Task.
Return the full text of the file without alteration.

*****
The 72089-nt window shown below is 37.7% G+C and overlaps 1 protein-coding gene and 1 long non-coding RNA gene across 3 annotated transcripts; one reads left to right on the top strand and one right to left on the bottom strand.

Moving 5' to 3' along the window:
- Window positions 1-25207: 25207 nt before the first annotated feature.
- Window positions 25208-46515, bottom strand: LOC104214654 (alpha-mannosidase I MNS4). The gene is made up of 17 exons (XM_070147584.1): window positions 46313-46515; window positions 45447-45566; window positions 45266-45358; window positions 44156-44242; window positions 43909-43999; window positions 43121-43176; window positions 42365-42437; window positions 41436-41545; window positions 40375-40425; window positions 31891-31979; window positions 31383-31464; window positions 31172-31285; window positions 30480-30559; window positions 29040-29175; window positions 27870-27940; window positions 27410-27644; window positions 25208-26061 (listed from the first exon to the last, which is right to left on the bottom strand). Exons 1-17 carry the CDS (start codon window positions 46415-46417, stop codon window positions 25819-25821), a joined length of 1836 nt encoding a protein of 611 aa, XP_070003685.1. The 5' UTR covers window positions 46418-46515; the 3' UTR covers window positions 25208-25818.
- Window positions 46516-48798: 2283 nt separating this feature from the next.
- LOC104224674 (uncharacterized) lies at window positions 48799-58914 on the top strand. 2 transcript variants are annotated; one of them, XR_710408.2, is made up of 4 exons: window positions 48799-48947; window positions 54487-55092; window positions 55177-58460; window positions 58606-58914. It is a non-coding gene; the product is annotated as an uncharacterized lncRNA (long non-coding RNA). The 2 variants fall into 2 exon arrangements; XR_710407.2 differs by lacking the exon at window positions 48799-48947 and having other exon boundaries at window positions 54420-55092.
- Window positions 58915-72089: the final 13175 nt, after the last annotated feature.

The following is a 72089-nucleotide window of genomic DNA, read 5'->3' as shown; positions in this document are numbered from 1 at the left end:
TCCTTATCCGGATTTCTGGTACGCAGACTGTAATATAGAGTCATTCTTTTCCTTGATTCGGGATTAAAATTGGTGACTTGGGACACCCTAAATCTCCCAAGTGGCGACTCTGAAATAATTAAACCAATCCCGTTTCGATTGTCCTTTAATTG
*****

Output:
The 72089-nt window shown below is 37.7% G+C and overlaps 1 protein-coding gene and 1 long non-coding RNA gene across 3 annotated transcripts; one reads left to right on the top strand and one right to left on the bottom strand.

Moving 5' to 3' along the window:
- Window positions 1-25207: 25207 nt before the first annotated feature.
- Window positions 25208-46515, bottom strand: LOC104214654 (alpha-mannosidase I MNS4). The gene is made up of 17 exons (XM_070147584.1): window positions 46313-46515; window positions 45447-45566; window positions 45266-45358; window positions 44156-44242; window positions 43909-43999; window positions 43121-43176; window positions 42365-42437; window positions 41436-41545; window positions 40375-40425; window positions 31891-31979; window positions 31383-31464; window positions 31172-31285; window positions 30480-30559; window positions 29040-29175; window positions 27870-27940; window positions 27410-27644; window positions 25208-26061 (listed from the first exon to the last, which is right to left on the bottom strand). Exons 1-17 carry the CDS (start codon window positions 46415-46417, stop codon window positions 25819-25821), a joined length of 1836 nt encoding a protein of 611 aa, XP_070003685.1. The 5' UTR covers window positions 46418-46515; the 3' UTR covers window positions 25208-25818.
- Window positions 46516-48798: 2283 nt separating this feature from the next.
- LOC104224674 (uncharacterized) lies at window positions 48799-58914 on the top strand. 2 transcript variants are annotated; one of them, XR_710408.2, is made up of 4 exons: window positions 48799-48947; window positions 54487-55092; window positions 55177-58460; window positions 58606-58914. It is a non-coding gene; the product is annotated as an uncharacterized lncRNA (long non-coding RNA). The 2 variants fall into 2 exon arrangements; XR_710407.2 differs by lacking the exon at window positions 48799-48947 and having other exon boundaries at window positions 54420-55092.
- Window positions 58915-72089: the final 13175 nt, after the last annotated feature.

The following is a 72089-nucleotide window of genomic DNA, read 5'->3' as shown; positions in this document are numbered from 1 at the left end:
TCCTTATCCGGATTTCTGGTACGCAGACTGTAATATAGAGTCATTCTTTTCCTTGATTCGGGATTAAAATTGGTGACTTGGGACACCCTAAATCTCCCAAGTGGCGACTCTGAAATAATTAAACCAATCCCGTTTCGATTGTCCTTTAATTG